(c. 109–c. 116)
In the earliest succession lists of bishops of Rome he stands fifth in the line inaugurated by the Apostles Peter and Paul; later convention reckoned him the sixth pope from St Peter. The early sources differ about the length of his reign; the figures they give, which vary from seven to ten years, are clearly guesses. LP reports that he was a Roman, the son of a man also called Alexander. It attributes to him, with transparent anachronism, the insertion of the narrative of the institution of the Last Supper into the mass and the introduction of the practice of blessing houses with water mixed with salt. The Roman tradition, which it reproduces, that he died a martyr, being beheaded on the Via Nomentana leading north-east out of Rome, resulted from confusing him with an actual martyr bearing the same name whose tomb was discovered on the Via in 1855. In view of the silence of early authorities it is highly improbable that he was martyred. Virtually nothing is reliably known about him except that he held a leading position in the Roman church, and in view of the late emergence of the monarchical episcopate at Rome his constitutional position as leader of the community remains obscure. Feast 3 May (suppressed).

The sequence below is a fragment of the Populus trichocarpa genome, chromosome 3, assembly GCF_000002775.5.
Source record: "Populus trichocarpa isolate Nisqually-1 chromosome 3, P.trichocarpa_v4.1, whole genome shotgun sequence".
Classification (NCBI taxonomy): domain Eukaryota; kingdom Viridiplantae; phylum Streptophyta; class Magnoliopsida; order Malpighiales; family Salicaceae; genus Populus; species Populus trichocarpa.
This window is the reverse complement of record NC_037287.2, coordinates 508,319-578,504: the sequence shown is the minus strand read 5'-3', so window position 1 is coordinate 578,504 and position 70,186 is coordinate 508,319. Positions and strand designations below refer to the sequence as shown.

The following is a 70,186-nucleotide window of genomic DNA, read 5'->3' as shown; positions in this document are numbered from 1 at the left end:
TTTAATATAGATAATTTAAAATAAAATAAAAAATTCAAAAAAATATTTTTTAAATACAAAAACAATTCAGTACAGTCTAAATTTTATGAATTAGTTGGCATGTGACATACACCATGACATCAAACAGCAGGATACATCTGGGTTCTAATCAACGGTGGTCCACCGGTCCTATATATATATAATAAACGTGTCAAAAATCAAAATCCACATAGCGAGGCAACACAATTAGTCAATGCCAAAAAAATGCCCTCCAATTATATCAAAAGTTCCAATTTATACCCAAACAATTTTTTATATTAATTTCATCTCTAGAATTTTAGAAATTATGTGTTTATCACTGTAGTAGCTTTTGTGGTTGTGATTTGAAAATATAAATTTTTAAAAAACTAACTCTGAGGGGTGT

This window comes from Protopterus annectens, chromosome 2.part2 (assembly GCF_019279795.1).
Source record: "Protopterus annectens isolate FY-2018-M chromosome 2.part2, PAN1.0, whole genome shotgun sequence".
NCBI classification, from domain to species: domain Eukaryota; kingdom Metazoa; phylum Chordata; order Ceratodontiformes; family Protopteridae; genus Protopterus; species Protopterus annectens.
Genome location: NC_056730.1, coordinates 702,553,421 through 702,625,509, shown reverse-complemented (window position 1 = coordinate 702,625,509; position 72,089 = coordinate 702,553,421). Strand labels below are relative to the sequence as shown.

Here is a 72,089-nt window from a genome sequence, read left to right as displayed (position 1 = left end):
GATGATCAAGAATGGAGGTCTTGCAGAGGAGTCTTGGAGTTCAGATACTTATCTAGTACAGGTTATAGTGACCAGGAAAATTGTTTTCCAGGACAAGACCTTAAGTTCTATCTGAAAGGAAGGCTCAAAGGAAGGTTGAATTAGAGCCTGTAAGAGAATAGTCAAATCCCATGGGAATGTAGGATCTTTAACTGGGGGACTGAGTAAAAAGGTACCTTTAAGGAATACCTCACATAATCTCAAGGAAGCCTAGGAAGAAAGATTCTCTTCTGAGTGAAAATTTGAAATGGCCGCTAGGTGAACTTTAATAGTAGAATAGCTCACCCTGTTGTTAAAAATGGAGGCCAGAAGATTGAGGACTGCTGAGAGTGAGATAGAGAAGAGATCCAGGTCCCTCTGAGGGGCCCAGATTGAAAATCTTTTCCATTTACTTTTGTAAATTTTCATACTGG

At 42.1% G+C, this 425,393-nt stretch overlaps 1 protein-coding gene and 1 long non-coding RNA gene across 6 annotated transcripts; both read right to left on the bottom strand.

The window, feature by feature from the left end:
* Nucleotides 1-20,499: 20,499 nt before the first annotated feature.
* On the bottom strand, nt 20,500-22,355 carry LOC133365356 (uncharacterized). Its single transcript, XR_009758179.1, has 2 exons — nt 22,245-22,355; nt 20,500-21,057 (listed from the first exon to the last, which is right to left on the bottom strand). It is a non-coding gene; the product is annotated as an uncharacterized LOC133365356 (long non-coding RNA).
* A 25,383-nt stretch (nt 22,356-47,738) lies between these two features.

Irenaeus, Adv. haer. 3. 3. 3Eusebius, Hist. eccl. 4. 1, 4. 4, 5. 6. 4LP i, pp. lxxxix–xcii, 54 f. (Davis 1: 4, 98), 127Caspar i. 8–16DHGE ii. 204–6 (A. Dufourcq)EC i. 787 (P. Goggi)BSS i. 792–8 (E. Josi)NCE i. 253 (E. G. Weltin)Lampe